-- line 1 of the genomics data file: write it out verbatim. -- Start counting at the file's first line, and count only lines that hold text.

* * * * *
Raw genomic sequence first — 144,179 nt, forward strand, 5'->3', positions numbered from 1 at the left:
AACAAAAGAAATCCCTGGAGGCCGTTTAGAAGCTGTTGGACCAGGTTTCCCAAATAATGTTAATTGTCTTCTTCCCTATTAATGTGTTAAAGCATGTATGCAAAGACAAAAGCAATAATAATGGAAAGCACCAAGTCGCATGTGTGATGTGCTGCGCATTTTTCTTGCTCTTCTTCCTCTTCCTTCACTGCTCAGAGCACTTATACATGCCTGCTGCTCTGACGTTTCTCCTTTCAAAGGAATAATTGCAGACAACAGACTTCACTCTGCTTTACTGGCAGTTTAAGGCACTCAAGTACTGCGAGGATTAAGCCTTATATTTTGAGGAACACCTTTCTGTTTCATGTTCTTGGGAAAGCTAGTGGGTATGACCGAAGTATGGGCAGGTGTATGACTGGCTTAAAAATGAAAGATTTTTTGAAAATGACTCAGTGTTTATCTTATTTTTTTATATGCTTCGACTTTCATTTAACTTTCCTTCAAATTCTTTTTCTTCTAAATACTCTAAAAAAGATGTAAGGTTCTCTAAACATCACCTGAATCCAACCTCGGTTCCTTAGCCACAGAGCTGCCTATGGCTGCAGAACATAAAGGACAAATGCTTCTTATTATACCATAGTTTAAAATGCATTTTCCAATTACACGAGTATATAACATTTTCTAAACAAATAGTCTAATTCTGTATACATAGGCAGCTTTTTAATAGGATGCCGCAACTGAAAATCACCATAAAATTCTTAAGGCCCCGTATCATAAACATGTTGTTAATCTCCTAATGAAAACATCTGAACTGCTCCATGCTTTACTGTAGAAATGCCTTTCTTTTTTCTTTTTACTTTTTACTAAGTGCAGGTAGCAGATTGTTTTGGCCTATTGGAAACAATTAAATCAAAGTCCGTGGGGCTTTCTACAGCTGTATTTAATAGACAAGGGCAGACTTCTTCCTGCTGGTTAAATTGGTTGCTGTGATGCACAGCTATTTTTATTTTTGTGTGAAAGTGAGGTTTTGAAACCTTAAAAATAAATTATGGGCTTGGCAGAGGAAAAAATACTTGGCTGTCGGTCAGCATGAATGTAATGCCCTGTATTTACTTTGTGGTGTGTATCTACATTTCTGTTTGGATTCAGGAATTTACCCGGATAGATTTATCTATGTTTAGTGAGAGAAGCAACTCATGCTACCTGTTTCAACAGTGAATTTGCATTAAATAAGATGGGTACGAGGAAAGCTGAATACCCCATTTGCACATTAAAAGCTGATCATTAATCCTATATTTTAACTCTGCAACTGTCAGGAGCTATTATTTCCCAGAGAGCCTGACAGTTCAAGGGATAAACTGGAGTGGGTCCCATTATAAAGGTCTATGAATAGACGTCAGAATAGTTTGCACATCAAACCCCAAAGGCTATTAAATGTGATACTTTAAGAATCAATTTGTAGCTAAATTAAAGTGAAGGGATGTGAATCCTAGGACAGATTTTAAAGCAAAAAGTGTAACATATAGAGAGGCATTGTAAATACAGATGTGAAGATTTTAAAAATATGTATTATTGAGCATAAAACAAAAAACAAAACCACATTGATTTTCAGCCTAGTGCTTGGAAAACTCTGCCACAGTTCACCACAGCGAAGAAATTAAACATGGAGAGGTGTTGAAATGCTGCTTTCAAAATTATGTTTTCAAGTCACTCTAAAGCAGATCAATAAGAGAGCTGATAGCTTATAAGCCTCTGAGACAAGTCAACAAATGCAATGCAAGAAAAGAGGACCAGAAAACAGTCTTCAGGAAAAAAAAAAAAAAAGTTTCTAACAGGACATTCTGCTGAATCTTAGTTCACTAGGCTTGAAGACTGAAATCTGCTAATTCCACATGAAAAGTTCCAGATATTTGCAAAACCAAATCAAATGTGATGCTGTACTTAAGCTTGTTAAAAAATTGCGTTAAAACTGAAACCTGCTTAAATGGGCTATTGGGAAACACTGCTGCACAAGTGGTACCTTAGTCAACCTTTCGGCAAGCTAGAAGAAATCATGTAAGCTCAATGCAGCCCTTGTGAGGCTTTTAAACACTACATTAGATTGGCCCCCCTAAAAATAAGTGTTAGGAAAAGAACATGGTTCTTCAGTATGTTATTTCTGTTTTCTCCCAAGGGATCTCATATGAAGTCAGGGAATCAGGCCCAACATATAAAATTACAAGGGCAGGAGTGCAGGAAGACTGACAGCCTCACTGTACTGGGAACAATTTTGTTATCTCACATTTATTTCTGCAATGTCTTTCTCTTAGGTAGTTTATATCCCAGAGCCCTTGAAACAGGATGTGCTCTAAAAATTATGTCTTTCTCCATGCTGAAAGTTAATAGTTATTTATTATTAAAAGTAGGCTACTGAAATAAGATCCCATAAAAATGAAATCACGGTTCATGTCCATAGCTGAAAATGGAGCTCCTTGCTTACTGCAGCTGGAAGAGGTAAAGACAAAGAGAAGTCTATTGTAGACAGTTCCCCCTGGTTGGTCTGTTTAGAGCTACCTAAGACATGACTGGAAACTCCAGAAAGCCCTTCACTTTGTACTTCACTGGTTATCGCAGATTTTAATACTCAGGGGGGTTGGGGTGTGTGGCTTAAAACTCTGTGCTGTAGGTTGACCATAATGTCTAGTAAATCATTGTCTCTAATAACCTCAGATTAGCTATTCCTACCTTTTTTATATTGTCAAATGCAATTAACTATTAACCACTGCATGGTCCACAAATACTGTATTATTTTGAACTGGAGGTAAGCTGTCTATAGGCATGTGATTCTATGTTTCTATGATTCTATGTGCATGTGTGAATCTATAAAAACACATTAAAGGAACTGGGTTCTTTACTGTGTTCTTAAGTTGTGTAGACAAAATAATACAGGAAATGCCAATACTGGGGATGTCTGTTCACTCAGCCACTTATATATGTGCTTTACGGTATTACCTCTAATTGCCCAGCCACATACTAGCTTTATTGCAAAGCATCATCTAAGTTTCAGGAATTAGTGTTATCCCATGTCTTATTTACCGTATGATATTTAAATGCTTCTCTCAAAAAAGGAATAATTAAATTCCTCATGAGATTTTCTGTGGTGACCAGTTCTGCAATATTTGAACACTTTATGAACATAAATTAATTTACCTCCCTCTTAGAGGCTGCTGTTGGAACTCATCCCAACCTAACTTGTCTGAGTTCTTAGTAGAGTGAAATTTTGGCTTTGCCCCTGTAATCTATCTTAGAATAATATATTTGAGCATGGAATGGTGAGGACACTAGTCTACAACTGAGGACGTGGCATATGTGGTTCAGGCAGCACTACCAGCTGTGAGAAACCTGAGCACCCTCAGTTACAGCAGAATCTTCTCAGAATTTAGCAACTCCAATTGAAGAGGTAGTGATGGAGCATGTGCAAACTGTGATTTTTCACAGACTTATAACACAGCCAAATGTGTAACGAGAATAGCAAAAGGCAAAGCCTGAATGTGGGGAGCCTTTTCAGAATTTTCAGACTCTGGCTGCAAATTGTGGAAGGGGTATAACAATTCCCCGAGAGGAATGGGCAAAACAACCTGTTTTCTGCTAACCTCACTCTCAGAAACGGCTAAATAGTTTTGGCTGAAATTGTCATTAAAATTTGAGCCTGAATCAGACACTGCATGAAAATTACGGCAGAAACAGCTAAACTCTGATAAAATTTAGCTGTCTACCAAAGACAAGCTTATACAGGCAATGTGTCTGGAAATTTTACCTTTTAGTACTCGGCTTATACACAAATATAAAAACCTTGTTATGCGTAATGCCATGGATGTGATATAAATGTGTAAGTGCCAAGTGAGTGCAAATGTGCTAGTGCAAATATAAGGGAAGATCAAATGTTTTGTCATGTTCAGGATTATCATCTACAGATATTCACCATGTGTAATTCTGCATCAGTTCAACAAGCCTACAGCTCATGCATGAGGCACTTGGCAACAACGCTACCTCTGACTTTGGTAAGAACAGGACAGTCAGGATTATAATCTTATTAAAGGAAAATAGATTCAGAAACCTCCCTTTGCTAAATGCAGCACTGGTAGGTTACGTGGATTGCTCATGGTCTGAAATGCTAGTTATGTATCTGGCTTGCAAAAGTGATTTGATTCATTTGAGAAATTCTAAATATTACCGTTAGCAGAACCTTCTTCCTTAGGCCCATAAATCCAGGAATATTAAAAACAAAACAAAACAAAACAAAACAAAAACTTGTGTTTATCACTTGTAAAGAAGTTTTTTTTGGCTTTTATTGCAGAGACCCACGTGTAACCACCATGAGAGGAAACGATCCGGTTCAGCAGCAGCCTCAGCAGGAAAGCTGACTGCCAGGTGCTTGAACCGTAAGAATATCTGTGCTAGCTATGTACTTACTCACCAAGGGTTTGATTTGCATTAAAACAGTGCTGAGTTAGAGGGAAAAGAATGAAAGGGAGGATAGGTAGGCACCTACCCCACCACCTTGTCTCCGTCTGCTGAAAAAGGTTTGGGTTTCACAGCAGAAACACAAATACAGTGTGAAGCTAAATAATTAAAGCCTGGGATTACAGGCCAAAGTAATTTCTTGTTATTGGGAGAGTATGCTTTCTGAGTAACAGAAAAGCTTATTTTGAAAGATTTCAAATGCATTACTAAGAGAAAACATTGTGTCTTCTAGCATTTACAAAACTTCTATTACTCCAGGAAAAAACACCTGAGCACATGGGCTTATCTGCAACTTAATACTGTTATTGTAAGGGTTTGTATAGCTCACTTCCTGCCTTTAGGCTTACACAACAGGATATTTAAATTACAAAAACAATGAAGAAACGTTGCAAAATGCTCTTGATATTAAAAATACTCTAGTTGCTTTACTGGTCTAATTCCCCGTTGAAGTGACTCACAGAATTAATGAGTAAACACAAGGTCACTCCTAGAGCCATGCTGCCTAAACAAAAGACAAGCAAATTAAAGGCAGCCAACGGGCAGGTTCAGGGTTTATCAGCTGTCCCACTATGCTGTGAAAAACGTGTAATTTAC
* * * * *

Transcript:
Raw genomic sequence first — 144,179 nt, forward strand, 5'->3', positions numbered from 1 at the left: